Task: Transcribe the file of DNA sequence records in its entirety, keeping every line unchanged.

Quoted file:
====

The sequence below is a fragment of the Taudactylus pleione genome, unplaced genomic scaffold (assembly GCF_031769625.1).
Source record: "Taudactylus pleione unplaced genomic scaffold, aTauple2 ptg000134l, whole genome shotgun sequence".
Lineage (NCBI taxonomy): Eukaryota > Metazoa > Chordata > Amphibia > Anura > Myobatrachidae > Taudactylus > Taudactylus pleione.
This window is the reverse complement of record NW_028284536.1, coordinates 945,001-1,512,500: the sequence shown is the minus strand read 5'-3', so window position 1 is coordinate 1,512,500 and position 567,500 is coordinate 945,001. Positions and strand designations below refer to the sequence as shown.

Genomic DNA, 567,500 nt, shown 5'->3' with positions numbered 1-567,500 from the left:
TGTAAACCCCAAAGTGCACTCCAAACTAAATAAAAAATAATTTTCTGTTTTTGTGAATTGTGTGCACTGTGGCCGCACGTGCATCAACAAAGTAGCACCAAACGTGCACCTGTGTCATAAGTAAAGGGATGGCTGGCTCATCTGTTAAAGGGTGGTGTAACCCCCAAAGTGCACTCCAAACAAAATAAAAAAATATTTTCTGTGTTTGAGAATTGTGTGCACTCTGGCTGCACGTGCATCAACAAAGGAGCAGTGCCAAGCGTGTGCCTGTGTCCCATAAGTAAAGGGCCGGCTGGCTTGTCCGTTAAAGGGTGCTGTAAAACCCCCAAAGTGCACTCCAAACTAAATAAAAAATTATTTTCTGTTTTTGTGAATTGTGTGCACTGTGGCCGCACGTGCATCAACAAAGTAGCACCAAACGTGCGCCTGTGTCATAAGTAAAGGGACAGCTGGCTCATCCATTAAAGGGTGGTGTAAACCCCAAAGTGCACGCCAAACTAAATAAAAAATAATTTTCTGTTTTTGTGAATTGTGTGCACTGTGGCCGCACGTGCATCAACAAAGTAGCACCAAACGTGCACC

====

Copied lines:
The sequence below is a fragment of the Taudactylus pleione genome, unplaced genomic scaffold (assembly GCF_031769625.1).
Source record: "Taudactylus pleione unplaced genomic scaffold, aTauple2 ptg000134l, whole genome shotgun sequence".
Lineage (NCBI taxonomy): Eukaryota > Metazoa > Chordata > Amphibia > Anura > Myobatrachidae > Taudactylus > Taudactylus pleione.
This window is the reverse complement of record NW_028284536.1, coordinates 945,001-1,512,500: the sequence shown is the minus strand read 5'-3', so window position 1 is coordinate 1,512,500 and position 567,500 is coordinate 945,001. Positions and strand designations below refer to the sequence as shown.

Genomic DNA, 567,500 nt, shown 5'->3' with positions numbered 1-567,500 from the left:
TGTAAACCCCAAAGTGCACTCCAAACTAAATAAAAAATAATTTTCTGTTTTTGTGAATTGTGTGCACTGTGGCCGCACGTGCATCAACAAAGTAGCACCAAACGTGCACCTGTGTCATAAGTAAAGGGATGGCTGGCTCATCTGTTAAAGGGTGGTGTAACCCCCAAAGTGCACTCCAAACAAAATAAAAAAATATTTTCTGTGTTTGAGAATTGTGTGCACTCTGGCTGCACGTGCATCAACAAAGGAGCAGTGCCAAGCGTGTGCCTGTGTCCCATAAGTAAAGGGCCGGCTGGCTTGTCCGTTAAAGGGTGCTGTAAAACCCCCAAAGTGCACTCCAAACTAAATAAAAAATTATTTTCTGTTTTTGTGAATTGTGTGCACTGTGGCCGCACGTGCATCAACAAAGTAGCACCAAACGTGCGCCTGTGTCATAAGTAAAGGGACAGCTGGCTCATCCATTAAAGGGTGGTGTAAACCCCAAAGTGCACGCCAAACTAAATAAAAAATAATTTTCTGTTTTTGTGAATTGTGTGCACTGTGGCCGCACGTGCATCAACAAAGTAGCACCAAACGTGCACC